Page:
WaterLine file photo

King mackerel are showing up in the Gulf. Are you ready to take one on?

With our big three species (redfish, snook and trout) closed for another year, some folks are reluctant to go fishing if they can’t bring home dinner. But right now we have an opportunity to enjoy hot action and put delicious fillets on the table.

Spanish mackerel are already abundant in local waters, and their larger kingfish cousins are due anytime. Windy days can prevent access to their open Gulf habitat, but calmer days are productive. Both mackerel species are underutilized and underfished by recreational anglers. Both have liberal bag limits and, if iced properly, are excellent eating. Here are tips to put fish in the boat, plus some suggestions for preparation.

Let’s start off with the gear you will need. If you’re shorebound, try the Venice Municipal Pier or the Venice jetties. Mackerel like open waters but do occasionally feed right along the surf. For beach or pier angling, my suggestion is a medium spinning rig with 20-pound braided line.

You want to make long casts to increase the time your offering is in the water. Try using a small but heavy spoon, a half-ounce to an ounce. I prefer 30- or 40-pound test fluorocarbon leaders for Spanish. Why not wire? I do have some lures cut off, but I get many more bites with fluorocarbon. Try incoming tides for best action, in the early mornings or evening if you can.

If you’re boating, I recommend stronger conventional rigs with 30- or 40-pound line; either braid or monofilament work here. The mono has more forgiveness and stretch, so I do like it for trolling. Rods need to have backbone but also a forgiving tip. You don’t need a big boat but be sure to be safe, don’t go out in rough conditions.

The easy way to catch both mackerel is trolling hardware (lures or spoons) with planers. Try your local tackle shop for help here. They can set you up. Buy extras now, because you will lose some and the shops sell out when the word gets out. A No. 1 black planer and a 3-inch shiny silver spoon with at least 10 feet of 50 pound fluorocarbon is your ticket to success.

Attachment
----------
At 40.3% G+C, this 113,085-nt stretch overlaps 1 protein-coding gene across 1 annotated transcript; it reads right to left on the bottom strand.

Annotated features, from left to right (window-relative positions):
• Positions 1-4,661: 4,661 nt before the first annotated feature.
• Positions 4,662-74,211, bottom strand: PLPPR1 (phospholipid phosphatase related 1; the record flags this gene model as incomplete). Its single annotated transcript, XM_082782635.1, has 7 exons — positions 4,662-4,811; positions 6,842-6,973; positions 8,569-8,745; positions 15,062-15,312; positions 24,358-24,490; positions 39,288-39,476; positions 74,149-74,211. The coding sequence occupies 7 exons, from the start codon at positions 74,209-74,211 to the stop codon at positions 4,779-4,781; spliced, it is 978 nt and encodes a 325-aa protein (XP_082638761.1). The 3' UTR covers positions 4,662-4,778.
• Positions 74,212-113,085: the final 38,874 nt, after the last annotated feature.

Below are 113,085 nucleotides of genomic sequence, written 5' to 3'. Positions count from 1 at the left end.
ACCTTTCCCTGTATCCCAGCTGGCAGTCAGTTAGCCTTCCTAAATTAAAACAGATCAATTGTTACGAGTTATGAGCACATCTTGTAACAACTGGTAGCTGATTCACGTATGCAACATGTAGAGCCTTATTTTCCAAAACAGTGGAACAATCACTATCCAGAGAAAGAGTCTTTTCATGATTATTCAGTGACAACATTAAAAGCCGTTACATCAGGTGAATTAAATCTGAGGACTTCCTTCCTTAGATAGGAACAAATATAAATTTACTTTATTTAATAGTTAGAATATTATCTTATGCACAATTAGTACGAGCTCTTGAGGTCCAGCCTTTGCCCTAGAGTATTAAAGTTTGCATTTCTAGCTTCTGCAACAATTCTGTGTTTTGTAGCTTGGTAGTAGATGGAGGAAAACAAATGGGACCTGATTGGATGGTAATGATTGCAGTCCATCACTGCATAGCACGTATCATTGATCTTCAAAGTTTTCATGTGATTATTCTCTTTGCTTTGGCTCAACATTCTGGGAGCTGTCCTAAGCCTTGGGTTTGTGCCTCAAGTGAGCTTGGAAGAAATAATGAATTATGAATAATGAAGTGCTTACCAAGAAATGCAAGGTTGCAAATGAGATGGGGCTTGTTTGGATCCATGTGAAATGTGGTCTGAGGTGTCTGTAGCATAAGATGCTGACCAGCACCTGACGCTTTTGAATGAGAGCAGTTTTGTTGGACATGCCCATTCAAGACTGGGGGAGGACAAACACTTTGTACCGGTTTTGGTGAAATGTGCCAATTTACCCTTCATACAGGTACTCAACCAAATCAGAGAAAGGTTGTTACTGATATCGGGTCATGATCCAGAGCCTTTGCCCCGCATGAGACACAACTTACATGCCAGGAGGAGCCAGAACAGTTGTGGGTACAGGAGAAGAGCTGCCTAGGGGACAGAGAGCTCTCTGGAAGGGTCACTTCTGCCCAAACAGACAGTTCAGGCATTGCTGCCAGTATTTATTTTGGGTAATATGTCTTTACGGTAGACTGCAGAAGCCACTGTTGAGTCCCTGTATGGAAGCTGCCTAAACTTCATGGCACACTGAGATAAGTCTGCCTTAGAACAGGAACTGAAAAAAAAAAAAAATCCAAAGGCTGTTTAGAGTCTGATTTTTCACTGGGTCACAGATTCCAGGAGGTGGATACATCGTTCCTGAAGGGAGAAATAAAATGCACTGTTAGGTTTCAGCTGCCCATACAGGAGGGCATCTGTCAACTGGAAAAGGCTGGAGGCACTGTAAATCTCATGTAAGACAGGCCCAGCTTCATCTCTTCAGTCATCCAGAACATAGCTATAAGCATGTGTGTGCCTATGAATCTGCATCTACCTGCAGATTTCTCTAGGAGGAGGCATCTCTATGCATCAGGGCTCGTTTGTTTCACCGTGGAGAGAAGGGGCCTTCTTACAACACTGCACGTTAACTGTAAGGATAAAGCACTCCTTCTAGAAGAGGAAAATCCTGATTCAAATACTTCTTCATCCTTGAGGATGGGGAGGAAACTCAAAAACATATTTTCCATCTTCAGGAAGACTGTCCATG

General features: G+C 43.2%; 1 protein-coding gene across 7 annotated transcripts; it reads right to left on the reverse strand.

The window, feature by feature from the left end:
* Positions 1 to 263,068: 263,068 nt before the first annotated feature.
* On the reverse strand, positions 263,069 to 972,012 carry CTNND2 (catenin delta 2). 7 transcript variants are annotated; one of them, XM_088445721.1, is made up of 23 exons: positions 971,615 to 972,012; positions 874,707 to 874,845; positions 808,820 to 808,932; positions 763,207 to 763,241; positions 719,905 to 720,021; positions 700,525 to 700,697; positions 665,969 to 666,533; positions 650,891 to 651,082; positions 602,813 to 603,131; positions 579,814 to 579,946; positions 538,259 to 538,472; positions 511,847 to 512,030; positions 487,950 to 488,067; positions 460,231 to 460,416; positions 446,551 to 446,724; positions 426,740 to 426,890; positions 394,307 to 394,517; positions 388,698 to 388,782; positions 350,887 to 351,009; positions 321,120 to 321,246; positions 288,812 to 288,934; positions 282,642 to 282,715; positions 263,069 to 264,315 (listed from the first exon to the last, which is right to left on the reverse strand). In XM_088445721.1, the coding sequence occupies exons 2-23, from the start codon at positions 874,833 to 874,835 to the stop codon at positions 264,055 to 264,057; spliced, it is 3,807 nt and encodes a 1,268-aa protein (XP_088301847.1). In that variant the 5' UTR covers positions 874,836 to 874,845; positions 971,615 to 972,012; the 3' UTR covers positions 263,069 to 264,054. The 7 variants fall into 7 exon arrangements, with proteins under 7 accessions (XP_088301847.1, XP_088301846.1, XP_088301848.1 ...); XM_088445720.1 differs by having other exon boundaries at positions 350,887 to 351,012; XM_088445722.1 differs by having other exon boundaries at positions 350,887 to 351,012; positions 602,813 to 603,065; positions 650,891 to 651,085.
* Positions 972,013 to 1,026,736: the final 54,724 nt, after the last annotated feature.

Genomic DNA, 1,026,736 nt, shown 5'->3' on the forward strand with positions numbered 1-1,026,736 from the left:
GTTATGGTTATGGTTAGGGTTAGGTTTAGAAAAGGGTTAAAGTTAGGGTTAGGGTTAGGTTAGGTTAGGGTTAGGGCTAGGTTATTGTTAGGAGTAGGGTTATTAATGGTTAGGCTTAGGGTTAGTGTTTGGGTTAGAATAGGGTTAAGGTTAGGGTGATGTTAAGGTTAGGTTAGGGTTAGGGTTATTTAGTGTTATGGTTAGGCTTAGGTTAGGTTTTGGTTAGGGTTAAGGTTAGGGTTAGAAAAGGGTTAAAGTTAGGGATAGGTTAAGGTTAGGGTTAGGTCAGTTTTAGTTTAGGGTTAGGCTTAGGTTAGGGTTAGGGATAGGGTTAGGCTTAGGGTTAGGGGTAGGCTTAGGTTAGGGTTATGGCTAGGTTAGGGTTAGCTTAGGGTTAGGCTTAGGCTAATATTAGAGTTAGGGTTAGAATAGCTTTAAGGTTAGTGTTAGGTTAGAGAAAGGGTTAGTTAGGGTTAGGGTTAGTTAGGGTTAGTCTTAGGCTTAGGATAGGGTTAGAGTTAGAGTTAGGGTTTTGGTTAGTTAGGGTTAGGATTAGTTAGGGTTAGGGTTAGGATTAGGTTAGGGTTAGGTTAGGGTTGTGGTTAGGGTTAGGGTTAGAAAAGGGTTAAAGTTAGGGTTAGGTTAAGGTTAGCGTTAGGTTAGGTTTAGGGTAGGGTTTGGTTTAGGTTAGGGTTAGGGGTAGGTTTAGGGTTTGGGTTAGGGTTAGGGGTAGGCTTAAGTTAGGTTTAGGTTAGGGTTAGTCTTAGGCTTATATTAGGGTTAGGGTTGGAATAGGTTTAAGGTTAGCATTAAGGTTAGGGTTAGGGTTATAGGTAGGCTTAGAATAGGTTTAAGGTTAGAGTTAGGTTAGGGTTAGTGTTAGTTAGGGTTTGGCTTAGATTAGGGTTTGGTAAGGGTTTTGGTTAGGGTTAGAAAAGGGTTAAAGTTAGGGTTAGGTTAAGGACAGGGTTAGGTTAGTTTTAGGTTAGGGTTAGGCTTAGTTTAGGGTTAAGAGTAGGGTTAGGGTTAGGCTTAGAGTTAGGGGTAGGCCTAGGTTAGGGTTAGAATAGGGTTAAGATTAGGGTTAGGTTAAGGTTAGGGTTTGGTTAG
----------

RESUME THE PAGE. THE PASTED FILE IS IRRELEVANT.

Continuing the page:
Proper handling is important, both for your safety and for best food quality. Mackerel have sharp teeth. Use de-hookers or risk losing fingers. Take time to observe the business end of a mackerel and learn to respect their choppers.

Carry extra ice, because you will probably catch more than you anticipated. The best way I’ve developed is to add clean salt water to the ice in your cooler as you begin to catch fish. This creates a brine that will immediately chill your catch. Add ice as required. The goal is to keep the fish so cold you can’t hold your hand in the cooler water without freezing it. This ensures we’ll arrive home with firm, fresh meat.

If you are a sushi fan, try mackerel and discover what you have been missing. The fresher the better. You can go plain or elaborate. I like it dipped in soy sauce. Mackerel ceviche is awesome also. You can skin and fry fresh mackerel, but the thin skin is hard to remove without wasting meat.

I fillet Spanish and smaller kings, leaving the skin on. Then I remove the rib cage, belly, and the center pin bones. Now you can smoke, fry, grill or broil them. As with any fish, take care not to overcook mackerel.

My favorite is broiling. I season it with Old Bay and Everglades seasoning and place the fillets under a red-hot broiler until seared. I remove and baste liberally with Duke’s mayo. Then put them back into broiler. Watch carefully so it doesn’t burn. As the mayo starts to turn golden brown, shut off the heat and leave the pan in the oven for a few minutes. This allows the juices to blend down into the meat, ensuring moist and flavorful fish.

For larger king mackerel, try steaking them instead of filleting. Slice off steaks about an inch thick. You can grill, smoke or blacken these to feed a larger family or group of friends.

If we have leftovers, I make fish dip. Just remove any bones or skin and flake the meat in a bowl. Add mayo or cream cheese (your choice) and blend it together. I add more seasonings to taste; maybe some Key lime juice, sweet pickle relish and Crystal hot sauce. It makes great dip or sandwich spread and an easy meal or snack.

My favorite part of mackerel trolling is we get to enjoy catching while talking and becoming better acquainted. Most of my trips are with younger children, and they have a ball because the action has been steady. The fish are beautiful, and their smiles make my trip successful and fun for all of us. Kids, parents and grandparents are sharing quality time together as a family — what could be better?

Remember that you can’t catch fish if you don’t go fishin’, so let’s go fishin’ soon.

Capt. Van Hubbard is a highly respected outdoor writer and fishing guide. He has been a professional USCG-licensed year-round guide since 1976, and has been fishing the Southwest Florida coast since 1981. Contact him at 941-468-4017 or

Capt. Van Hubbard is a highly respected outdoor writer and fishing guide. He has been a professional USCG-licensed year-round guide since 1976, and has been fishing the Southwest Florida coast since 1981. Contact him at 941-468-4017 or


Recommended for you

Load comments